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[574] Waldren's, and is the scene of several little artillery duels between the opposing forces. Here Gen. Stevenson, with his brigade, consisting of the Eleventh Tennessee, Fourth Tennessee, Forty-second Georgia, Eighth Georgia battalion, and Yeiser's battery, with the Eufala artillery, met the enemy. Taylor's brigade acted in conjunction. All went to work to dislodge the enemy; with such a furore did they attack him, that in a few hours the Federals, consisting of about three brigades, turned and fled, the majority at a run, and some in great disorder. The Sixteenth Ohio was the only regiment that left in any manner appertaining to good order. As usual, they left a good portion of their dead on our hands, taking seven or eight wagon-loads off previous to their defeat.

We have not captured any artillery, as announced; neither did the Third Tennessee regiment lose one hundred and nine men in killed and wounded, as reported; but they fought gallantly, and I have been told that, had they been supported, they would have taken the enemy's guns in a charge made by them. Capt. Corput's battery did fine execution, and poured the shot and shell into their disordered column as they put out in a double-quick for the Gap. Forty prisoners were captured, a good many stand of arms, and some commissary stores. Lieut.-Col. Gordon, of the Eleventh Tennessee regiment, (Col. Hains,) was captured by the enemy.

I cannot call this a battle, as it does not come up to my idea of what a battle is; I denominate it more like a heavy skirmish. I have asked as high as fifty persons what our losses are, and after putting myself to the trouble of comparing all statements, I strike a balance of nine killed and thirty or forty wounded.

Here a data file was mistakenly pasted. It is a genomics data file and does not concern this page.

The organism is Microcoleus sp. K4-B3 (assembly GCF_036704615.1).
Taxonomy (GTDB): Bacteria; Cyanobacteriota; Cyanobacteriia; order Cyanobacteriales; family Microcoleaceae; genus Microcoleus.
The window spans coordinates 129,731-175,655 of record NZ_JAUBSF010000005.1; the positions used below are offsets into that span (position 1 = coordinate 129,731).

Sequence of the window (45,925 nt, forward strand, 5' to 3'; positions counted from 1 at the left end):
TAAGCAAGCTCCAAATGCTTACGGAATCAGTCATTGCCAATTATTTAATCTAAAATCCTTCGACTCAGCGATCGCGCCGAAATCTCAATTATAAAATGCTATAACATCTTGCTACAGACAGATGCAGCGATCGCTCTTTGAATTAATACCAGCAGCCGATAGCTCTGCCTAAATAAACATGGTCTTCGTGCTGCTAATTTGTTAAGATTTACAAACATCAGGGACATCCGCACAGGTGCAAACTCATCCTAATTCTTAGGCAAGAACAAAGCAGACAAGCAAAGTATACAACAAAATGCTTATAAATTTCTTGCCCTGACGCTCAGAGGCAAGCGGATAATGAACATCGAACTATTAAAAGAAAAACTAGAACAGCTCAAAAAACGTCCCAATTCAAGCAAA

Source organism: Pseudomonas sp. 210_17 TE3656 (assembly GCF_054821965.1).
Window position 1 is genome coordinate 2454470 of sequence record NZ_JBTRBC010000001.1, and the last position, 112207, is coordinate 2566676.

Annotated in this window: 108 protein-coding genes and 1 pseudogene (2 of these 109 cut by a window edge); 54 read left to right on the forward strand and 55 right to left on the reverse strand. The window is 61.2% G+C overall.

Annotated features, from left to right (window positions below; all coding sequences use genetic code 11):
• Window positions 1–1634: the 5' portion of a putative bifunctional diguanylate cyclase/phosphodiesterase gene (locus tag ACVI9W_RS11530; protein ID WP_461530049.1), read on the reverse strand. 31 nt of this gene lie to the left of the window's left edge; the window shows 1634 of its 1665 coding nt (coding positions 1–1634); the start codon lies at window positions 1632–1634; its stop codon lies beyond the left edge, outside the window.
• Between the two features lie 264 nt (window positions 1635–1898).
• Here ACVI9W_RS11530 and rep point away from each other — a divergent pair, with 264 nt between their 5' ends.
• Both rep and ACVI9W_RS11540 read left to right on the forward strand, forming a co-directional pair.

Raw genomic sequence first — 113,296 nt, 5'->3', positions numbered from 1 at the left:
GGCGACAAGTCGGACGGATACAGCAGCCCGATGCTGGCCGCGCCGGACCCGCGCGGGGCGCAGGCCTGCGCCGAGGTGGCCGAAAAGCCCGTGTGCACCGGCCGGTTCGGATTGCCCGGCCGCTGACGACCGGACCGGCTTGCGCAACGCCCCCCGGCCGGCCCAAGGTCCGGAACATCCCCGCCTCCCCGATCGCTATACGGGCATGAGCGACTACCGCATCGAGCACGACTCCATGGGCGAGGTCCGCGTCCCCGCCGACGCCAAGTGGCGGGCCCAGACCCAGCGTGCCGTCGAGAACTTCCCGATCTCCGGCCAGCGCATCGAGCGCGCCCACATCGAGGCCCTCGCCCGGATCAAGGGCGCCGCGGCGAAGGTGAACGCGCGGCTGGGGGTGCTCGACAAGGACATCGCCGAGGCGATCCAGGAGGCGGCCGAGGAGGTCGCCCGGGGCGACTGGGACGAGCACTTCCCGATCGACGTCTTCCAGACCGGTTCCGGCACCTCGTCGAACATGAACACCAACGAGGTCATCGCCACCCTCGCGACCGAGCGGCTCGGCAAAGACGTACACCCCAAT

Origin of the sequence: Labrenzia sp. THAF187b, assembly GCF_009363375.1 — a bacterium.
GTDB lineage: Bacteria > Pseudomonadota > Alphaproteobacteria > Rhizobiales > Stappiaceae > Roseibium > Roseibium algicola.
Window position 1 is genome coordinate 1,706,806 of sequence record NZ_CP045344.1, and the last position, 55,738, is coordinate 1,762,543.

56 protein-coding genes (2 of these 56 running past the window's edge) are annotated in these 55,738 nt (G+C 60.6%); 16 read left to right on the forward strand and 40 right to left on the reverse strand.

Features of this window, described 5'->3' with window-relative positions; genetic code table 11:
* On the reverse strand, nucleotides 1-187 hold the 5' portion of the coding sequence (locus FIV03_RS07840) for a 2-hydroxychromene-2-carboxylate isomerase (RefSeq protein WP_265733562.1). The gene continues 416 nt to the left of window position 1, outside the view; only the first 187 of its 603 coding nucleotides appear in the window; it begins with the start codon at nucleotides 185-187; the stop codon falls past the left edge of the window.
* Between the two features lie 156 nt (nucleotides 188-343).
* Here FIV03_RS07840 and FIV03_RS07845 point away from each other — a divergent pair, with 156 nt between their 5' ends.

The loss of the enemy is variously estimated at from fifty to one hundred and fifty in killed and wounded. It was a brilliant affair, and reflects great credit upon our arms. It has come like a thunderbolt on the Unionists in this section, who were making their boasts of soon shaking hands with their Federal friends. It has relieved a large section of country from the depredations of a ravaging foe. The boasted threat that this railroad would soon be in their hands, coupled with the congratulatory promise of Andy Johnson to dine with his tory friends, is all exploded now, and pray “where now is heard the scream of Montgomery's eagle?”

The Federals fled to the Gap, and our forces now occupy Tazewell. They have advanced in a few days over twenty miles in the enemy's front, and I should not be surprised if this affair, small as it appears to be, will cause General Morgan to leave Tennessee, and let his hoped for junction with Buell go by the board. The decisive battle of East-Tennessee is yet to come off, and Buell is now “trying not to try” --not to find out where to attack us, but how to avoid it and get safely away.

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J. T. Buell (2)
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